An Updated Primer on WEEE & RoHS, Part 2

The European Parliament, in its Resolution of 14 November 1996 (7), asked the European Commission to present proposals for directives on a number of priority waste streams, including electrical and electronic waste, and to base such proposals on the principle of producer responsibility. The European Parliament, in the same resolution, requests the Council and the Commission to put forward proposals for cutting the volume of waste.

These directives and the regulations that resulted have continued since then to dominate discussions on the use and disposal of hazardous chemicals in Europe and major parts of the world. (See: An Updated Primer on WEEE & RoHS, Part 1.)

Council Directive 75/442/EEC of 15 July 1975 on waste (8) provides that specific rules for particular instances or supplementing those of Directive 75/442/ EEC on the management of particular categories of waste may be laid down by means of individual directives.

However, the objective of improving the management of WEEE could not be achieved effectively by member states acting individually. In particular, different national applications of the producer responsibility principle could lead to substantial disparities in the financial burden on economic operators. Having different national policies on the management of WEEE hampers the effectiveness of recycling policies. For that reason the essential criteria was laid down at the EC Community level.

Member states could “customize their own processes and procedures for implementation,” but the overall mandates of the directives had to be met. For example, basic principles with regard to the financing of WEEE management had to be set at Community level, and financing schemes had to contribute to high collection rates as well as to the implementation of the principle of producer responsibility.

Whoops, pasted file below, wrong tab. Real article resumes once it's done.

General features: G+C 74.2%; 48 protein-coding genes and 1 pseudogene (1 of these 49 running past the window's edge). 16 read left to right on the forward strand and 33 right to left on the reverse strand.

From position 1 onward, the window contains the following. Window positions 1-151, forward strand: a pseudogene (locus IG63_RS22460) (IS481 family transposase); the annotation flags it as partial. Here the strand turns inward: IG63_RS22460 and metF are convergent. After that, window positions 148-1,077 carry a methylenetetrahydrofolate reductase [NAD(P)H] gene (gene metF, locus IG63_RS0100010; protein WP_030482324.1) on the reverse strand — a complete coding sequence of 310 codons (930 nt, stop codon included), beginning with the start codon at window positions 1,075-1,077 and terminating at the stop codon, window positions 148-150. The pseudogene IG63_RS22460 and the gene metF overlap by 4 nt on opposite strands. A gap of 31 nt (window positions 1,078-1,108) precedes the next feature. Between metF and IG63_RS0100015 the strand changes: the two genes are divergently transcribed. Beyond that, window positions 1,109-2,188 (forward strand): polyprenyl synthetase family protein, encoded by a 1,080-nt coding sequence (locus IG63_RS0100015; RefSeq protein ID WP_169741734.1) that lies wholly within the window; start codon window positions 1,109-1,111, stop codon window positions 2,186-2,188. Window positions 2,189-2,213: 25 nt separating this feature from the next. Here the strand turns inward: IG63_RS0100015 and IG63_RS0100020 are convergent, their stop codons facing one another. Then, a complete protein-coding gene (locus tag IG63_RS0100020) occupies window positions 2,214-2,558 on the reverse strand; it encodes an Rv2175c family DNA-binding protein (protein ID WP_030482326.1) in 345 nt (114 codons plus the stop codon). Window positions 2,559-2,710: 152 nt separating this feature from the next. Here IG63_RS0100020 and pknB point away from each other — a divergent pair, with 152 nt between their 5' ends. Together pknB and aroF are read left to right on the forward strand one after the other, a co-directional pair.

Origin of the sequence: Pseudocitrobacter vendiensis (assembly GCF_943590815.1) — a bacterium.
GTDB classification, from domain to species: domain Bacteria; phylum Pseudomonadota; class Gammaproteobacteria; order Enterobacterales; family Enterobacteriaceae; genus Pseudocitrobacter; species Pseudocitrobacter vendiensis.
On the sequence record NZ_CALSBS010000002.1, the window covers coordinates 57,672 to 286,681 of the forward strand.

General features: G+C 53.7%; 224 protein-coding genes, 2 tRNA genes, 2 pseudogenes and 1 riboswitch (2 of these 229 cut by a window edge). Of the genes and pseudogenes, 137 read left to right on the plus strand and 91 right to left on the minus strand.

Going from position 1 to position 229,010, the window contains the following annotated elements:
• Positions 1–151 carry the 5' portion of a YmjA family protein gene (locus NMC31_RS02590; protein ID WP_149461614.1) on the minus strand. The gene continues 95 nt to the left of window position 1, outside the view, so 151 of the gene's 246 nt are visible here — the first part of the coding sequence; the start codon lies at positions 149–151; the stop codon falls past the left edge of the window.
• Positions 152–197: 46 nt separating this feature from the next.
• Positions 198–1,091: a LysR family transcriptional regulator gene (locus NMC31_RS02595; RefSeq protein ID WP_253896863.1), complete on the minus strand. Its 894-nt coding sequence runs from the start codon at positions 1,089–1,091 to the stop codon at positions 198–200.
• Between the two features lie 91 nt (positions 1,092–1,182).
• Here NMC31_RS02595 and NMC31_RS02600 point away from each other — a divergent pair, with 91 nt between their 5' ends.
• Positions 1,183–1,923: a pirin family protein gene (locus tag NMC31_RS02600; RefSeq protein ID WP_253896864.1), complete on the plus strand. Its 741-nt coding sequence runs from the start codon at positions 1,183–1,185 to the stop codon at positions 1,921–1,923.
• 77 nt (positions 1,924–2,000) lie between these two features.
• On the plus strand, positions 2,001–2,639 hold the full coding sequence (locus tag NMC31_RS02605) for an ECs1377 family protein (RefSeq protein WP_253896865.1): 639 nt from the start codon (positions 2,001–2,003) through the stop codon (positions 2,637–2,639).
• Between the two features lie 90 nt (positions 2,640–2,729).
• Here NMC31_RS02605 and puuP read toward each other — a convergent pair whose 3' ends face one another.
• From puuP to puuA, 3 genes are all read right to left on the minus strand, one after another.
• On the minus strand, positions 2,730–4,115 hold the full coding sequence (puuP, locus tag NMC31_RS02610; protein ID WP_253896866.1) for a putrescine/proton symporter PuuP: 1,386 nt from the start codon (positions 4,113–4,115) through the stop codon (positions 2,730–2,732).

Member states were to ensure that inspection and monitoring infrastructure that enabled the proper implementation of this directive was verifiable, having regard to Recommendation 2001/331/EC of the European Parliament and the Council of 4 April 2001, which provided for minimum criteria for environmental inspections in the member states.

The European Commission set the following early milestone targets for member states.

  • August 13, 2005:
  • Create collection facilities to collect household WEEE

  • January 2006:
  • Start of producer registration

  • June 2006:
  • Producer responsibility for financing commences alongside retailer take-back

  • July 2006:
  • RoHS substance ban commences

  • December 31, 2006:
  • WEEE collection and recycling targets to be achieved at the rate of separate collection of at least four kilograms on average per inhabitant per year of WEEE from private households.

The following eight criteria should be kept in mind when preparing a product for sale in a European Community covered by the RoHS and WEEE directives:

  1. RoHS restrictions
  2. on the use of hazardous materials including chemicals used in the fabrication of potting compounds, printed circuit boards (use TBBPA), soldering pastes (no Pb), or electronic components.

  3. A design
  4. that considers the amount and type of material that can be recycled at the lowest cost to the producer.

  5. A plan
  6. that includes the supply and retail chain logistics for implementing and financing the collection, recycle, and disposal processes.

  7. A design
  8. that allows for sufficient surface area to locate the mandated recycle label along with the producer's brand name.

  9. A documentation package
  10. detailing all of the materials used in the fabrication of the product and what items can be removed and recycled separately from the fully assembled product.